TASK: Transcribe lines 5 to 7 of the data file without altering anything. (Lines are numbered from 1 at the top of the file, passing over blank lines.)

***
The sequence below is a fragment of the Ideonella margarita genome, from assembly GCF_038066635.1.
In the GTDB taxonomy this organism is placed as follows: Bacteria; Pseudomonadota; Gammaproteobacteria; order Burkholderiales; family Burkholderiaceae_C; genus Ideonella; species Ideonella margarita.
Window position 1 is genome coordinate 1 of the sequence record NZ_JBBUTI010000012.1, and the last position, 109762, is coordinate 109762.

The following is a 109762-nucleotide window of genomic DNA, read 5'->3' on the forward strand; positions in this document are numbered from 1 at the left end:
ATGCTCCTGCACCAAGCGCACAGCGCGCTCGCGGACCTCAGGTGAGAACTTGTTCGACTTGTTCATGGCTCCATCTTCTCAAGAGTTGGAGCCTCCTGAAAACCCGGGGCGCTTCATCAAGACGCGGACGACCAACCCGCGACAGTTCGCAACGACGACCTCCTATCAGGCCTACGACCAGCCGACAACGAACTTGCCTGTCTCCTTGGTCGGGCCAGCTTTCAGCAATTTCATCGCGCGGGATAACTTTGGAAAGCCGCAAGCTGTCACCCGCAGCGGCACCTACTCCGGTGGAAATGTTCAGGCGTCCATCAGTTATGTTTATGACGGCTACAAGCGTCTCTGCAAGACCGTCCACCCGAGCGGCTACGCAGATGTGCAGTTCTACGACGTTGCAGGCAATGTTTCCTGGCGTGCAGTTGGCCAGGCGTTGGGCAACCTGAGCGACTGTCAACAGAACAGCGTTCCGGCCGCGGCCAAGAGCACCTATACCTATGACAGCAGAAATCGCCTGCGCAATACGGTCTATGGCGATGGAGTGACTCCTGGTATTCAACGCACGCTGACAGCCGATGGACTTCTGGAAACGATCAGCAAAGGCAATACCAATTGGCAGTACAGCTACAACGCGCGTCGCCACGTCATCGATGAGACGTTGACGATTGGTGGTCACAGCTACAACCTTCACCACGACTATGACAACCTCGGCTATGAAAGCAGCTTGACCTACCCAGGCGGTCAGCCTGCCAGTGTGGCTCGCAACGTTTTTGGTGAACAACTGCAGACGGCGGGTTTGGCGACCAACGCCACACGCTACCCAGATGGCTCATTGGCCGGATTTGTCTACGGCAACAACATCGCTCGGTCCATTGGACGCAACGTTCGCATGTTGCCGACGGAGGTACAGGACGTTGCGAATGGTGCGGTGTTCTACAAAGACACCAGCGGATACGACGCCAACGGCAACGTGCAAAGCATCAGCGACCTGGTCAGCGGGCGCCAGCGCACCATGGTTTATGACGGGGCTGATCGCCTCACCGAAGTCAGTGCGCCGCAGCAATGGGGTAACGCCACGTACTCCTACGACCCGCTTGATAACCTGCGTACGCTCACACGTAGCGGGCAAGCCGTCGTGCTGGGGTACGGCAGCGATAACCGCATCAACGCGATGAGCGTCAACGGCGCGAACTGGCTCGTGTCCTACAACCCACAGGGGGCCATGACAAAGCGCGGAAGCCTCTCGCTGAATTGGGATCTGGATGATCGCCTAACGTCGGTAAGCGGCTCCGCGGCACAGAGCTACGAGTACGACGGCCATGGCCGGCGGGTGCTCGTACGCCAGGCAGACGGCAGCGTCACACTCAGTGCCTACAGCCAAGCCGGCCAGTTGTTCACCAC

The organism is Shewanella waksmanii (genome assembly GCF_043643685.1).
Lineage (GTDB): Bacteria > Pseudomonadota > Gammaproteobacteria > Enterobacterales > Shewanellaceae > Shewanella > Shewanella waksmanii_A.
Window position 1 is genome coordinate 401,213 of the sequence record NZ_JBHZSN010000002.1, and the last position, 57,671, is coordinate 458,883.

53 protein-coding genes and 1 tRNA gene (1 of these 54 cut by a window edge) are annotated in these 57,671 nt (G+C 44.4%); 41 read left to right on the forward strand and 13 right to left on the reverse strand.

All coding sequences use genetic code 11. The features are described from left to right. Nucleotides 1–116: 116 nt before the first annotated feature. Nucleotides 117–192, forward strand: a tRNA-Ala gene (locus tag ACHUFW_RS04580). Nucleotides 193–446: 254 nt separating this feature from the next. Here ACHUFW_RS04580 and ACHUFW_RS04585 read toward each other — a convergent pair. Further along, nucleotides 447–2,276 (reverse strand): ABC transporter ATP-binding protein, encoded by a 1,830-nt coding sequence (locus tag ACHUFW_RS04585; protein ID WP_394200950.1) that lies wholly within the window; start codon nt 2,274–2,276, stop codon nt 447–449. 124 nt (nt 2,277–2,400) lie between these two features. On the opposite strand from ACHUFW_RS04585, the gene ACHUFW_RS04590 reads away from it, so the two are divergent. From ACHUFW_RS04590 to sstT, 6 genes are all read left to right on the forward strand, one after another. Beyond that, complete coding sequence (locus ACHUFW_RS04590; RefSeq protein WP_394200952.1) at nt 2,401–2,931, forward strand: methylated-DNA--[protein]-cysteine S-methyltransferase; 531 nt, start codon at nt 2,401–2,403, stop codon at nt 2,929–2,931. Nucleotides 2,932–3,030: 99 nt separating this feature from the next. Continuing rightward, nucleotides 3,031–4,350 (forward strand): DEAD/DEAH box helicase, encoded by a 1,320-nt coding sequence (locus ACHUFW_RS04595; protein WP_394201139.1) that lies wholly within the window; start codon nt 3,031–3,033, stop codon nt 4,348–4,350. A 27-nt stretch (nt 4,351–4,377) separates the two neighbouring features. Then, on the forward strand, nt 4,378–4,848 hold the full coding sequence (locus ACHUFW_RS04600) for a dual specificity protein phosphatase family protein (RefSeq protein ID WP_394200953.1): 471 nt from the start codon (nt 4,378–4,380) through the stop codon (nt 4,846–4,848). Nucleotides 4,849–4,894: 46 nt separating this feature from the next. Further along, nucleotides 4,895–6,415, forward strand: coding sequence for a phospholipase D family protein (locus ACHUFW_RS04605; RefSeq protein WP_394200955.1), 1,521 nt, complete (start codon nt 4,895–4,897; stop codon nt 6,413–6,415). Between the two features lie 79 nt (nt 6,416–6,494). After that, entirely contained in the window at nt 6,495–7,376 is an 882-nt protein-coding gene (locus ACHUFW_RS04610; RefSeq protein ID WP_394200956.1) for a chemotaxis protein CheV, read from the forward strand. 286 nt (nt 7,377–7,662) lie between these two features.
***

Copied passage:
ATGCTCCTGCACCAAGCGCACAGCGCGCTCGCGGACCTCAGGTGAGAACTTGTTCGACTTGTTCATGGCTCCATCTTCTCAAGAGTTGGAGCCTCCTGAAAACCCGGGGCGCTTCATCAAGACGCGGACGACCAACCCGCGACAGTTCGCAACGACGACCTCCTATCAGGCCTACGACCAGCCGACAACGAACTTGCCTGTCTCCTTGGTCGGGCCAGCTTTCAGCAATTTCATCGCGCGGGATAACTTTGGAAAGCCGCAAGCTGTCACCCGCAGCGGCACCTACTCCGGTGGAAATGTTCAGGCGTCCATCAGTTATGTTTATGACGGCTACAAGCGTCTCTGCAAGACCGTCCACCCGAGCGGCTACGCAGATGTGCAGTTCTACGACGTTGCAGGCAATGTTTCCTGGCGTGCAGTTGGCCAGGCGTTGGGCAACCTGAGCGACTGTCAACAGAACAGCGTTCCGGCCGCGGCCAAGAGCACCTATACCTATGACAGCAGAAATCGCCTGCGCAATACGGTCTATGGCGATGGAGTGACTCCTGGTATTCAACGCACGCTGACAGCCGATGGACTTCTGGAAACGATCAGCAAAGGCAATACCAATTGGCAGTACAGCTACAACGCGCGTCGCCACGTCATCGATGAGACGTTGACGATTGGTGGTCACAGCTACAACCTTCACCACGACTATGACAACCTCGGCTATGAAAGCAGCTTGACCTACCCAGGCGGTCAGCCTGCCAGTGTGGCTCGCAACGTTTTTGGTGAACAACTGCAGACGGCGGGTTTGGCGACCAACGCCACACGCTACCCAGATGGCTCATTGGCCGGATTTGTCTACGGCAACAACATCGCTCGGTCCATTGGACGCAACGTTCGCATGTTGCCGACGGAGGTACAGGACGTTGCGAATGGTGCGGTGTTCTACAAAGACACCAGCGGATACGACGCCAACGGCAACGTGCAAAGCATCAGCGACCTGGTCAGCGGGCGCCAGCGCACCATGGTTTATGACGGGGCTGATCGCCTCACCGAAGTCAGTGCGCCGCAGCAATGGGGTAACGCCACGTACTCCTACGACCCGCTTGATAACCTGCGTACGCTCACACGTAGCGGGCAAGCCGTCGTGCTGGGGTACGGCAGCGATAACCGCATCAACGCGATGAGCGTCAACGGCGCGAACTGGCTCGTGTCCTACAACCCACAGGGGGCCATGACAAAGCGCGGAAGCCTCTCGCTGAATTGGGATCTGGATGATCGCCTAACGTCGGTAAGCGGCTCCGCGGCACAGAGCTACGAGTACGACGGCCATGGCCGGCGGGTGCTCGTACGCCAGGCAGACGGCAGCGTCACACTCAGTGCCTACAGCCAAGCCGGCCAGTTGTTCACCAC

The organism is Shewanella waksmanii (genome assembly GCF_043643685.1).
Lineage (GTDB): Bacteria > Pseudomonadota > Gammaproteobacteria > Enterobacterales > Shewanellaceae > Shewanella > Shewanella waksmanii_A.